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Automated backups using PowerShell and the SQL Server Agent

March 5, 2012

One of the least known features of SQL Server 2012 is the addition of several PowerShell cmdlets for managing Analysis Services servers. See my previous blog post on using PowerShell cmdlets for managing tabular models for more information. When I was fiddling with the SQL Server Agent recently, I noticed that the Agent can execute PowerShell scripts automatically. Just for fun, let’s put these two things together and create a basic SQL Agent job that automatically backs up an Analysis Services database using PowerShell.

First – the prerequisites. Make sure the target server satisfies the lengthy list of prerequisites for using AMO for PowerShell. Next, ensure that the user running the SQL Server Agent service has sufficient privileges to back up the desired Analysis Services database. If you need to, run services.msc, change the user running the SQL Agent service, and restart the service.

Now you can go ahead and create the job. To take a backup of a database on the localhost\tabular instance, paste the following script into a PowerShell step in a SQL Server Agent job:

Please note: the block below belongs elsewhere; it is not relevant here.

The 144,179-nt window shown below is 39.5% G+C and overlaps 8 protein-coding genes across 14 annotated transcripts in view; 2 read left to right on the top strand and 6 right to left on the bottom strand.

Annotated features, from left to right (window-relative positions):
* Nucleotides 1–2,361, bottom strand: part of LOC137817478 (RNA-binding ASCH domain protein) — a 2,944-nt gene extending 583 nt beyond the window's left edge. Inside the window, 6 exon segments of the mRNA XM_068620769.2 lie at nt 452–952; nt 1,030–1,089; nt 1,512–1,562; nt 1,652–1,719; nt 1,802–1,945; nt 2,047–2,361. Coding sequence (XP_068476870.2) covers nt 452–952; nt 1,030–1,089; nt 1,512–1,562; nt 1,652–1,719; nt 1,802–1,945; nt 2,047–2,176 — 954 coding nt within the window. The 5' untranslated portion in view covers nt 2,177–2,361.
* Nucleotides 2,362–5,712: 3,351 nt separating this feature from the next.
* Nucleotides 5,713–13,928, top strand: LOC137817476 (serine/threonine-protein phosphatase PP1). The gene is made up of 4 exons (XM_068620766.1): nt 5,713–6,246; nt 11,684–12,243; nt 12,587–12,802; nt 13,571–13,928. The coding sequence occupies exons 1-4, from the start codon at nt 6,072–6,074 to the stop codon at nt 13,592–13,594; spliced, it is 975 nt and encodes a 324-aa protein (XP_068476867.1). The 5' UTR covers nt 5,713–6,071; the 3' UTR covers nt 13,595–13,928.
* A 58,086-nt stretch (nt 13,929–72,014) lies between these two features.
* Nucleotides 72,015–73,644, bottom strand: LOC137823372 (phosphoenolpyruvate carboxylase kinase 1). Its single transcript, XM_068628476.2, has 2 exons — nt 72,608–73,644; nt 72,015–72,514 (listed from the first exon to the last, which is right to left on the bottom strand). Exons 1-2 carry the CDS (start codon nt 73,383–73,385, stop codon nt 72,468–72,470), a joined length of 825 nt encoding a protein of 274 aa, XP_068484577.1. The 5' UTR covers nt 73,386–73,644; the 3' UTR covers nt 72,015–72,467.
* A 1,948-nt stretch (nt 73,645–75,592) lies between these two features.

cd sqlas\localhost\tabular
backup-asdatabase "rosling.abf" hans_rosling_project -ApplyCompression

This script works, but it has a problem. The script always succeeds! Try it yourself and see. Because this script does not allow overwriting of the backup file, the backup-asdatabase command will fail on the second try. However, the SQL Agent job succeeds. Only when you drill down into the history of each individual job step do you discover the reason for failure.

We definitely want this job to fail if backup fails so that notification can be triggered. Here is how to do it. The SQL Agent will fail job steps if an unhandled exception is thrown at any time. Since backup-asdatabase does not throw unhandled exceptions, we need to throw one ourselves if the cmdlet returns an error. We can capture the error output of the backup-asdatabase cmdlet by supplying a variable to the built-in –ErrorVariable parameter. If this variable is not empty, we can throw an exception.

The revised PowerShell script now looks like this:

cd sqlas\localhost\tabular
backup-asdatabase "rosling.abf" hans_rosling_project -ApplyCompression -ErrorVariable myError
if ($myError) {throw $myError}

If you test this code, you will see that the job now fails at the job step if the backup file already exists, which is nice.

Of course, it would be better if the script succeeds if a backup file already exists. The –AllowOverwrite parameter is the one we need:

cd sqlas\localhost\tabular
backup-asdatabase "rosling.abf" hans_rosling_project -ApplyCompression -AllowOverwrite -ErrorVariable myError
if ($myError) {throw $myError}

Now we’re done. The script fails when it’s supposed to fail, and succeeds in most cases.

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